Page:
FEMA Mitigation Best Practices: City of Colorado Springs Provides Training on Stormwater Management   [open pdf - 44KB]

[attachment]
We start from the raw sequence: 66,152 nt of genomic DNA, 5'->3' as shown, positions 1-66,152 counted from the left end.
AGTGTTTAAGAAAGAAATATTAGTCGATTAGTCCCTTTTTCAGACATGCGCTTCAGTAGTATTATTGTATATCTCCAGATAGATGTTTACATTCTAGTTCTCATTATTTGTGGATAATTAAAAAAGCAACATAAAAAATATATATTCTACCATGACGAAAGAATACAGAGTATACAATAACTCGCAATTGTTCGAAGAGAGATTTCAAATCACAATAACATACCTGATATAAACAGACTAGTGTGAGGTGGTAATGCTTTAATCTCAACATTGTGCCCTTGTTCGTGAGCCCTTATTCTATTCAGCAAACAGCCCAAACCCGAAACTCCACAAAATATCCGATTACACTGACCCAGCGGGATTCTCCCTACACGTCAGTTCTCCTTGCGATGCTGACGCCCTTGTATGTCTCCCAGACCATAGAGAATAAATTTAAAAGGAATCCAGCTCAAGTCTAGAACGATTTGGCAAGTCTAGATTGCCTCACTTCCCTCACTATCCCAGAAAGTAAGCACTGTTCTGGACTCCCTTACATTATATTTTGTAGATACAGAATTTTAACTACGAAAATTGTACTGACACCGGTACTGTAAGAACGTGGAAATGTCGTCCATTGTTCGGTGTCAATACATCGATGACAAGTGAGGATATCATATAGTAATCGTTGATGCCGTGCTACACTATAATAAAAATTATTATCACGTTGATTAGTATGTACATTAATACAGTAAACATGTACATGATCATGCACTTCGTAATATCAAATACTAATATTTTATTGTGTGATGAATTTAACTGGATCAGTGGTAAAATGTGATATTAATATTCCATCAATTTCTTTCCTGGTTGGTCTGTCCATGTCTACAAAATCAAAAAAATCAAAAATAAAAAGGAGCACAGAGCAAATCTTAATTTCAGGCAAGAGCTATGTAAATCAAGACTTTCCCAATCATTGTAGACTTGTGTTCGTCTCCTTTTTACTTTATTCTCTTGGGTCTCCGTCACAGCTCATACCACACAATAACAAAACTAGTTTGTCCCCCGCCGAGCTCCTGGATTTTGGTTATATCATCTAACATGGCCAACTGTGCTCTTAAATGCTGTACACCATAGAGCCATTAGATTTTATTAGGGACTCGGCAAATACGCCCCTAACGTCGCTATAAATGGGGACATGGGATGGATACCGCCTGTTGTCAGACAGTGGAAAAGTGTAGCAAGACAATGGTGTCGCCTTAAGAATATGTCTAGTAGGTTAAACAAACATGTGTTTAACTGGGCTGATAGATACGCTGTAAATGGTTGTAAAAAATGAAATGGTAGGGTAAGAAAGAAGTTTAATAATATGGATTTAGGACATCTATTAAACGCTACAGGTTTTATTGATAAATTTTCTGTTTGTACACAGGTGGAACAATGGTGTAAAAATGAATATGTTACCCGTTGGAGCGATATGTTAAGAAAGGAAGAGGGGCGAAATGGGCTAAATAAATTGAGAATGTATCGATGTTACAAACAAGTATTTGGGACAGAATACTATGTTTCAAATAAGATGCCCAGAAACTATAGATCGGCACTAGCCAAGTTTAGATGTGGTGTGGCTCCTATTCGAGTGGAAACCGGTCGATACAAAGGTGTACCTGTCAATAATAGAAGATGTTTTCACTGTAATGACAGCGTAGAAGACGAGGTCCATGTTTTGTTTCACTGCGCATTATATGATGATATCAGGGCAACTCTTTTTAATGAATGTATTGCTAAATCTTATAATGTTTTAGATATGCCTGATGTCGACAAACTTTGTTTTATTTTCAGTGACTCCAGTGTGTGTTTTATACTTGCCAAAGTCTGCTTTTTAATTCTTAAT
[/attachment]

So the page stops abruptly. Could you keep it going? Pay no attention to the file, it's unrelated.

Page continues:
"Stormwater Management has traditionally been the responsibility of local governments. However, with management practices becoming more complex, it has warranted the attention and involvement of both the State and Federal governments.'The state has indicated that as part of our role in assuring stormwater quality is to provide training,' said Steve Gardner, a certified floodplain manager. Gardner works for the Colorado Springs Department of Public Works. The city provides guidance on local, State, and Federal requirements for those responsible for operations and stormwater practices within the city. Stormwater is defined as rainwater and melted snow that runs off streets, lawns, and other sites. When it's absorbed into the ground, the water is naturally filtered, and ultimately flows into streams and rivers. However, in developed areas impervious surfaces such as pavement and roofs prevent precipitation from naturally soaking into the ground. Instead, the water runs rapidly into storm drains, sewer systems, and drainage ditches. This can cause problems like downstream flooding, stream bank erosion, infrastructure damage, and contaminated waterways along with overflowing sewers.'We not only provide training for our city staff but also for anybody who is interested in land development or who might be disturbing land within the city limits,' said Gardner. 'They all are encouraged to attend our twice a year training.' 'We have three brochures that were put together as part of our Municipal Separate Storm Sewer System (MS4) permit,' said Gardner. Colorado Springs was issued a MS4 permit from the Colorado Department of Public Health and Environment."

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